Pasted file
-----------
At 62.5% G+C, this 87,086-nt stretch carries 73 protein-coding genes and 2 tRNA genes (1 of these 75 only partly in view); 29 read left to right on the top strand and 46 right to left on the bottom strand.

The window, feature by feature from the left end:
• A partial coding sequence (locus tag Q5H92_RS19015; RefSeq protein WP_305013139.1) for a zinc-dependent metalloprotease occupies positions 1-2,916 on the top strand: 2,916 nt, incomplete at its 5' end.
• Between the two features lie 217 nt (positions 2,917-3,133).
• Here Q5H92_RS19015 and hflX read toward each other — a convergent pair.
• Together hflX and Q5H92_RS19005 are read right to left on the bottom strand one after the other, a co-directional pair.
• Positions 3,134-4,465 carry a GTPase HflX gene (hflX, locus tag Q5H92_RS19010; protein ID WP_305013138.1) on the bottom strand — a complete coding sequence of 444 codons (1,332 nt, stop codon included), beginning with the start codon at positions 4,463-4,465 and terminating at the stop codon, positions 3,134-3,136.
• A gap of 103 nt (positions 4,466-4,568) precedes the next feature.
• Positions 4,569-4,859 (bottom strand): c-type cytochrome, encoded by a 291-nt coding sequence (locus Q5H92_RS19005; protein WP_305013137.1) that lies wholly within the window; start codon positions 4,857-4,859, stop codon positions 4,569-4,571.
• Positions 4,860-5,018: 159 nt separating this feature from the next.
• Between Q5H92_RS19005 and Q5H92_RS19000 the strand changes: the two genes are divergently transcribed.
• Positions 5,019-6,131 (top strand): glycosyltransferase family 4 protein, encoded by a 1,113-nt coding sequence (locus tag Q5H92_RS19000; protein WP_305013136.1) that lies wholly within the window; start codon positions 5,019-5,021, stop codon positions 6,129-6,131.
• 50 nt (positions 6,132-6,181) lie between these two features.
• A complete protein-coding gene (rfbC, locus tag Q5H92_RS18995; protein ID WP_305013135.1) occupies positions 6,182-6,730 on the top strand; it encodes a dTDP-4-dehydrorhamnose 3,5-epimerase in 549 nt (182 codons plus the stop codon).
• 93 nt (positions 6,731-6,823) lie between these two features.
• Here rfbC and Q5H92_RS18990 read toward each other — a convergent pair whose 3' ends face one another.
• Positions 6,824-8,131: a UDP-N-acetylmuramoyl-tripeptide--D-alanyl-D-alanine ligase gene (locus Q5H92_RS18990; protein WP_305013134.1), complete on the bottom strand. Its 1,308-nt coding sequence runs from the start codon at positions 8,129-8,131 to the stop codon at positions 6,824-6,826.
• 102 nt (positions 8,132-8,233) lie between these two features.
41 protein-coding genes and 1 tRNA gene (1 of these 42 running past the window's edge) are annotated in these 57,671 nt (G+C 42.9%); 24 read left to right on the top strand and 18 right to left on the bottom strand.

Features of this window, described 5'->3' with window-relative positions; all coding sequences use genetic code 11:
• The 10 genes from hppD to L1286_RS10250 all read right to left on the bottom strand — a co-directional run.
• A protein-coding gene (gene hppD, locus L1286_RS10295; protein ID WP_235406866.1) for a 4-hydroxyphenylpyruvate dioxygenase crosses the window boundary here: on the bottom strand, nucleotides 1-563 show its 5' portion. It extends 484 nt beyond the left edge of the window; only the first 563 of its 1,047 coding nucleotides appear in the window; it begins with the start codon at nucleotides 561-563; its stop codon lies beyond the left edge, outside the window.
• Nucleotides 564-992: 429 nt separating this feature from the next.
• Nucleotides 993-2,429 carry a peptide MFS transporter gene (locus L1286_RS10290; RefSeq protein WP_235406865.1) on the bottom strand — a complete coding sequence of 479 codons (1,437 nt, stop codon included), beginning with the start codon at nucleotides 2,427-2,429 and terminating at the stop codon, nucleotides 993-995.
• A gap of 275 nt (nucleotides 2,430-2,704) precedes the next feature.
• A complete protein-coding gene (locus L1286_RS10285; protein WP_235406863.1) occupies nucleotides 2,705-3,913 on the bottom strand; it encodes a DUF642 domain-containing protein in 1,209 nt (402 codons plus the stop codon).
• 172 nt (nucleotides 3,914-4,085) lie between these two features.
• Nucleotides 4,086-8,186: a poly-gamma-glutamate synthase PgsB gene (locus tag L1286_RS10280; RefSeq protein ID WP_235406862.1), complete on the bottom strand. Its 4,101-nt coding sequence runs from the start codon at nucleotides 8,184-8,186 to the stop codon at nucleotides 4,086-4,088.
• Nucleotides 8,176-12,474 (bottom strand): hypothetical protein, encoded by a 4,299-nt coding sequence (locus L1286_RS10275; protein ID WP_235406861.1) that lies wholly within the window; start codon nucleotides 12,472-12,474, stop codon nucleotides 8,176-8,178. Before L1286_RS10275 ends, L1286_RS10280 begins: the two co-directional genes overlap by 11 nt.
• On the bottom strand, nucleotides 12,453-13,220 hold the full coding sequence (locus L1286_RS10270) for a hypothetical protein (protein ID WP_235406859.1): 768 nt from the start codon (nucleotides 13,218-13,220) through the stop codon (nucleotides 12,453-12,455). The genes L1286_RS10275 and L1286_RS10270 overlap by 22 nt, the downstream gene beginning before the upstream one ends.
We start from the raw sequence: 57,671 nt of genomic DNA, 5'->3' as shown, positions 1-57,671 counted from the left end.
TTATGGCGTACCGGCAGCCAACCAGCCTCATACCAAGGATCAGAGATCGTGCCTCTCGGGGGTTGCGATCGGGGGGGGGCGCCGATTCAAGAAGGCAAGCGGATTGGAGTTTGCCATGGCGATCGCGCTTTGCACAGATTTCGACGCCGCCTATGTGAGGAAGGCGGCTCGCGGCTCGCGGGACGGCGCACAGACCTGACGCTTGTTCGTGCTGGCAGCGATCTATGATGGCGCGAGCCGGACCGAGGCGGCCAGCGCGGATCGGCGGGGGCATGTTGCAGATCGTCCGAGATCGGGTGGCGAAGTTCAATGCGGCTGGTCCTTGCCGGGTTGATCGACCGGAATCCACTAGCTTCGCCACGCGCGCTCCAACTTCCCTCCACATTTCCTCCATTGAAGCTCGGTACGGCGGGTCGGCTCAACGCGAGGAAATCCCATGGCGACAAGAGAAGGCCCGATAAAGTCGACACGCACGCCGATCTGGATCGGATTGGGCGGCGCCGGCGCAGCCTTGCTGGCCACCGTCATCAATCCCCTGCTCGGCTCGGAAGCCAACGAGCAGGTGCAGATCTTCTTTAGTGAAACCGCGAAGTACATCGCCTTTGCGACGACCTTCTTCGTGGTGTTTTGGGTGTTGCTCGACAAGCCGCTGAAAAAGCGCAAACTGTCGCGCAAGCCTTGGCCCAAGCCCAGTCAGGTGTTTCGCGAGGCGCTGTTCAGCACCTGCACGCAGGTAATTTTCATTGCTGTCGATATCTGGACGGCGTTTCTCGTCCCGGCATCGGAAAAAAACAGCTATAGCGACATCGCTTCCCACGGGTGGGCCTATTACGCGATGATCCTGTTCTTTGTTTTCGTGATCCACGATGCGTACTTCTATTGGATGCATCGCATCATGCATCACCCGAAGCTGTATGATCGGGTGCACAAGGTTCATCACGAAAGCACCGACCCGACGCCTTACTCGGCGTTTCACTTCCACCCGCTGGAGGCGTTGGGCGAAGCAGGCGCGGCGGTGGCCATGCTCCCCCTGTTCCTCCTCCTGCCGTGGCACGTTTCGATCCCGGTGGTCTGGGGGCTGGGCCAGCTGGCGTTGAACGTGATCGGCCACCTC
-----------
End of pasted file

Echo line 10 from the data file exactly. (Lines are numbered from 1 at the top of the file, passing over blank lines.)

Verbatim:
• Positions 4,860-5,018: 159 nt separating this feature from the next.